Living By Faith Blog


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Worship at the Manger (“O, Holy Night”)

Gustav Dore Manger

Worship at the Manger

Imagine being one of the shepherds kneeling at the manger.

You had just been out in the hills, watching over your flock.  But then an angel, shining with glory, appeared.

He said he had good news of a great joy that would be for all people.  And then he explained why –

For unto you is born this day in the city of David a Savior, who is Christ the Lord. (Luke 2:11)

Three Crucial Truths

Notice the three words the angel uses to describe this baby —

Savior – Because of his death and resurrection, by trusting him we can be forgiven for all our sins and brought into the all-satisfying joy of knowing God now and forever.

Christ – Christ means Messiah, the one who the Old Testament said would crush Satan’s power and bring God’s blessing to all people groups of the earth (Genesis 3:15; Genesis 12:3).

Lord – Which means God.  God has always been from eternity past, his power created the astonishingly vast universe, and his sovereignty controls everything. And this baby lying in the manger is God — God in the flesh.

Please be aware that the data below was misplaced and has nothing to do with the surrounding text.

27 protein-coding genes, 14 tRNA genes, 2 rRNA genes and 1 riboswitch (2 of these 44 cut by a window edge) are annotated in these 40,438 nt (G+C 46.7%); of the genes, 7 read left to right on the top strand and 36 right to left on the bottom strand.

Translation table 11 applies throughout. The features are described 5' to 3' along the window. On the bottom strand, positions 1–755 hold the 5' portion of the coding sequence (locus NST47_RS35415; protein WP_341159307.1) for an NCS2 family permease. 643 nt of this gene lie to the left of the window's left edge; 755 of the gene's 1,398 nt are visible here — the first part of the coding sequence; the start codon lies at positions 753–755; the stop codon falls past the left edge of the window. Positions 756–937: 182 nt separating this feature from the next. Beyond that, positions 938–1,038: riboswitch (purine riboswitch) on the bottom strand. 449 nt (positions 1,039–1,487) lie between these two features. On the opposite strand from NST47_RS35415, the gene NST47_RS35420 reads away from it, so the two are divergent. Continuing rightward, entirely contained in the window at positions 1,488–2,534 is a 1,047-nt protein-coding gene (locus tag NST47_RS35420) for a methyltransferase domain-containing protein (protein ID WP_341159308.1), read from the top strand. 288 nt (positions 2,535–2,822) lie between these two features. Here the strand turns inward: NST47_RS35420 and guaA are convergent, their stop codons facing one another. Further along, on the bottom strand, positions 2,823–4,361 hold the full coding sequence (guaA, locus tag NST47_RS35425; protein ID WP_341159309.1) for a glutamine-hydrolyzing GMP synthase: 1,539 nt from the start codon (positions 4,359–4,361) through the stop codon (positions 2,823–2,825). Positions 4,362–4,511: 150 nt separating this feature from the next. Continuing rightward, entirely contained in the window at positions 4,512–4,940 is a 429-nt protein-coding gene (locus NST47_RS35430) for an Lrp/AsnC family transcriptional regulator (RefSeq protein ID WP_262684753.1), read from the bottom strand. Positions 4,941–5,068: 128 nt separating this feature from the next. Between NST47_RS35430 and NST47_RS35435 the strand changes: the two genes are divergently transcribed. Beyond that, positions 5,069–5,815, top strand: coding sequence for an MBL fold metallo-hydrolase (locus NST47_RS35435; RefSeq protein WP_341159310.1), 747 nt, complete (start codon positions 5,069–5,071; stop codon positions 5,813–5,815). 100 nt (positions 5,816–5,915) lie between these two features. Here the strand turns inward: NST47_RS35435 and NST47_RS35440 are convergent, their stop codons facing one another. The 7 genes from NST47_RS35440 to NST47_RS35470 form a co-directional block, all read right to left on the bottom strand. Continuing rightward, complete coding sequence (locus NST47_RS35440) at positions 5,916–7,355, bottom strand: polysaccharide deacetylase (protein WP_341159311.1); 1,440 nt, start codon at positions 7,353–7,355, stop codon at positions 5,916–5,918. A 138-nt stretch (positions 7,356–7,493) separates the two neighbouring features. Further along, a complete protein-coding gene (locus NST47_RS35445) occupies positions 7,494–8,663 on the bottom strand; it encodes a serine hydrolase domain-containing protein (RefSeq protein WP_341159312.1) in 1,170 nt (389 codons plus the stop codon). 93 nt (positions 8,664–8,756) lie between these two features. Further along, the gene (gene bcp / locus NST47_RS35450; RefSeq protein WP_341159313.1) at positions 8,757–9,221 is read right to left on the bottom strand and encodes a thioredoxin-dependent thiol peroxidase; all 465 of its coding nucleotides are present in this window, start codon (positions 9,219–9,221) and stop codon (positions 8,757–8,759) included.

But There’s More

How will the shepherds find this baby?

And this will be a sign for you: you will find a baby wrapped in swaddling cloths and lying in a manger.  (Luke 2:12)

A manger?  A manger is a feeding trough for animals — in a barn – not very clean.

So why would he be the lying in a manger?  It’s because all the hotels were full.

But even this is part of the plan.  If the Messiah had been born in some fancy hotel, we would wonder who we need to know, or what we need to do, in order to come to him.

But instead, the Messiah was born in a barn.  All of us are welcome at this barn.

That’s why the glorious God of the universe was born in the lowliest setting on earth — so we all would know that we can come to him.

So Come — and Worship

One of my favorite Christmas worship songs is “O, Holy Night,” because it invites us to fall on our knees in worship of Christ.

So let this song help you join the shepherds at the manger, kneeling in worship —


Questions?  Comments?

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(Picture by Gustav Dore; in the public domain.)

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